The unit hertz (Hz) is a measure of frequency, with 1 hertz indicating that whatever you're measuring occurs once per second; for example, if your computer screen refreshes itself 40 times per second, the refresh rate would be 40 hertz. Horsepower (HP) is a unit of power, the amount of work performed over a period of time. Since these two units don't measure the same thing, they can't be directly converted. However, if you have a certain amount of work occurring at a certain frequency, you can state that in terms of horsepower.
Mechanical horsepower is used in the United States and England, but in the rest of Europe, a slightly different unit of measurement called metric horsepower is used. To convert to metric, divide your power in mechanical horsepower by the conversion rate: 1 mechanical HP = 1.01387 metric HP
There are other types of horsepower for different situations, including boiler horsepower and electric horsepower (see References for more information).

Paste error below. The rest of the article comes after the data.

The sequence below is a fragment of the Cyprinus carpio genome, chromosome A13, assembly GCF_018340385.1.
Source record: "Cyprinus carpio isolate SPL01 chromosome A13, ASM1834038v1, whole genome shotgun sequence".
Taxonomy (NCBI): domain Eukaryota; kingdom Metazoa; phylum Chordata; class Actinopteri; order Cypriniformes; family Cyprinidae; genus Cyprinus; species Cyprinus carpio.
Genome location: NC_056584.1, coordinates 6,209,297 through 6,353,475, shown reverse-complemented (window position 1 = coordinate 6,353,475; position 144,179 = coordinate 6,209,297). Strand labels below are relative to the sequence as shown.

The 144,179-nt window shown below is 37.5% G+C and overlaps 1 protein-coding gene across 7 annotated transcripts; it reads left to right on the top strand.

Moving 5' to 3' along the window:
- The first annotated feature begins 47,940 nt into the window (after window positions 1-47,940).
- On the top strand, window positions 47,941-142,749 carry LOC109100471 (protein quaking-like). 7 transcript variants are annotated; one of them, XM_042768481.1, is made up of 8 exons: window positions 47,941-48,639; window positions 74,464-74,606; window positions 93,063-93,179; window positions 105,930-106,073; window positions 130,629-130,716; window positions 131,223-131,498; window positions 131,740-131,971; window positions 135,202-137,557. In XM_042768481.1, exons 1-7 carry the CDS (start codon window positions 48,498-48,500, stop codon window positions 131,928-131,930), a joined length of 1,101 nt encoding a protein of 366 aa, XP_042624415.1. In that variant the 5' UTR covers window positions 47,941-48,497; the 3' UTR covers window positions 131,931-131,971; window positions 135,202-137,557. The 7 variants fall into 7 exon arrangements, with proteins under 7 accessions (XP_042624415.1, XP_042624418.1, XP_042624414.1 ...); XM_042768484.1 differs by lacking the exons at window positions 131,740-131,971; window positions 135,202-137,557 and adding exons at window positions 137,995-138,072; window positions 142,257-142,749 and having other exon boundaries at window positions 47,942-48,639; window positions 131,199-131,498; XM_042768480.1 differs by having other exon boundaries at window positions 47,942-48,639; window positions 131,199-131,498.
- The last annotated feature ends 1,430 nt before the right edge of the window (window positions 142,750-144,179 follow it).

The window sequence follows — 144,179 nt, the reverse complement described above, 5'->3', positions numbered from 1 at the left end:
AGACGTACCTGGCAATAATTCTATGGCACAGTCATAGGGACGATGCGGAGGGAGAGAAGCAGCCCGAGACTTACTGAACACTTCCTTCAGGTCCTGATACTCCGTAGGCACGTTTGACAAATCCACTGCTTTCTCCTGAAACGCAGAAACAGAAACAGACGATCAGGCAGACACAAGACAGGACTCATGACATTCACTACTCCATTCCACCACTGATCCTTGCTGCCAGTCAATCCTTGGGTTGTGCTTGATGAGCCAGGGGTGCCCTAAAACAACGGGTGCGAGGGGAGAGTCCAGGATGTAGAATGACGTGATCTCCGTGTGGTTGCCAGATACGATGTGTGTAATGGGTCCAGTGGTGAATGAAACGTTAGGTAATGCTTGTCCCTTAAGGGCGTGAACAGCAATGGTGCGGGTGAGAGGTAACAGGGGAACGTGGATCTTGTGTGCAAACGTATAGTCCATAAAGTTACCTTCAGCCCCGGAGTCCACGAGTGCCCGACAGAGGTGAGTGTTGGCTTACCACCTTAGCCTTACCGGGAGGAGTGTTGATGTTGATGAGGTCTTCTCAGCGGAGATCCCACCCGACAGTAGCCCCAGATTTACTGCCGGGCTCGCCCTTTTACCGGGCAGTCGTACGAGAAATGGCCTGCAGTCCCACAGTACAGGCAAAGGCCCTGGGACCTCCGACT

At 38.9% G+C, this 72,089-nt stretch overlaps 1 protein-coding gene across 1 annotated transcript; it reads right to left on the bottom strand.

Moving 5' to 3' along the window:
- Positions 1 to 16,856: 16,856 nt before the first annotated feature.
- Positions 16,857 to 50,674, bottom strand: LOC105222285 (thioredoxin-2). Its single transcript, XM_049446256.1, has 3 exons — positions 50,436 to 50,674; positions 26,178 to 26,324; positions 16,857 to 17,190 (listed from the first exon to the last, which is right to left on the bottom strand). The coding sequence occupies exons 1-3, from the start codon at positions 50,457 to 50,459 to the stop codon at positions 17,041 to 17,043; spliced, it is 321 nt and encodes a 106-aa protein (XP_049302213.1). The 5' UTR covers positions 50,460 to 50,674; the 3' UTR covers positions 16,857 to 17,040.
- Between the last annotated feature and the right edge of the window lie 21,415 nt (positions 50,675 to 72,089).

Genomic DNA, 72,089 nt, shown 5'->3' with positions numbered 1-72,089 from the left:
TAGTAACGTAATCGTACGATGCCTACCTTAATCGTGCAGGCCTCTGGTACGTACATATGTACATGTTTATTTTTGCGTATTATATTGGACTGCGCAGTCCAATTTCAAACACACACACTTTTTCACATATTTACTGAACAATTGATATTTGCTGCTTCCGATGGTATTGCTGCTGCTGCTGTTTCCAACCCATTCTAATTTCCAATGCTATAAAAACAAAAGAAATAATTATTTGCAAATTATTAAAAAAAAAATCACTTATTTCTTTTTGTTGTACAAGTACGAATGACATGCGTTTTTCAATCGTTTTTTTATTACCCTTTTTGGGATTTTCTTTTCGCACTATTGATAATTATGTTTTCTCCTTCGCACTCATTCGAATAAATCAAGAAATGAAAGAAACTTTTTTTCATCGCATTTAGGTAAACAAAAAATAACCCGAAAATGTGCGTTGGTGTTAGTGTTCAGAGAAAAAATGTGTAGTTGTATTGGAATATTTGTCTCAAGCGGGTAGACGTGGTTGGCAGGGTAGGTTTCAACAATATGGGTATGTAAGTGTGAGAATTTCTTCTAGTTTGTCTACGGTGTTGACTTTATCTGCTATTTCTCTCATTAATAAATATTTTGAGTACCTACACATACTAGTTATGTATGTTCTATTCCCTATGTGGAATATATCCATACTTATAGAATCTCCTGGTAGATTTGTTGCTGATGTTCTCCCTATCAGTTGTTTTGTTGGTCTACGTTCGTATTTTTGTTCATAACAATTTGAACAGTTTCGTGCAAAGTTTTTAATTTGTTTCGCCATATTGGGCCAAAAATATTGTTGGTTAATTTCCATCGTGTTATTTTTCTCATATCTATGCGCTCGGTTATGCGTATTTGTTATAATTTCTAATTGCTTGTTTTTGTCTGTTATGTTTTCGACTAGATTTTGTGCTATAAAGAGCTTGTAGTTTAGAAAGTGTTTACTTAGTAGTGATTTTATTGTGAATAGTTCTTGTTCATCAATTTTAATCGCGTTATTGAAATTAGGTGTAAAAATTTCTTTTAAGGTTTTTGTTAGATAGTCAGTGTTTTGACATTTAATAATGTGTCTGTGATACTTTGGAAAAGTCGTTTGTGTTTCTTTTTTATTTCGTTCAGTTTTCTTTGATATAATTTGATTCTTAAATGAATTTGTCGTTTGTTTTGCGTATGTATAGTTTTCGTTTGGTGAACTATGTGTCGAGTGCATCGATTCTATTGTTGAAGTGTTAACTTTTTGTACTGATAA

Check that you have a measure of work and a measure of frequency. Work is often measured in foot-pounds (ft-lbs, standard), Joules (J, metric) or Newton-meters (N-m, equivalent to a Joule); frequency is measured in hertz. If your work is measured in foot-pounds, skip to Step 3.
Convert your work in Joules (or the equivalent Newton-meter) to foot-pounds. Divide the amount of work in Joules by the conversion rate: 1 J = 0.737562149 ft-lbs.
Convert your work and frequency to power. To do this, take your work (in foot-pounds) and the frequency at which that work occurs (in hertz) and simply multiply the two values together.
You now have a unit of power called foot-pounds per second (ft-lbs/s). To convert this unit to mechanical horsepower, divide it by the conversion rate: 1 HP = 550 ft-lbs/s
About the Author
Matt Edmonds began his writing career in 2011. He specializes in cognitive science, specifically language development in children, as well as the performing arts. Edmonds graduated from Northwestern University with a Bachelor of Arts in communications.
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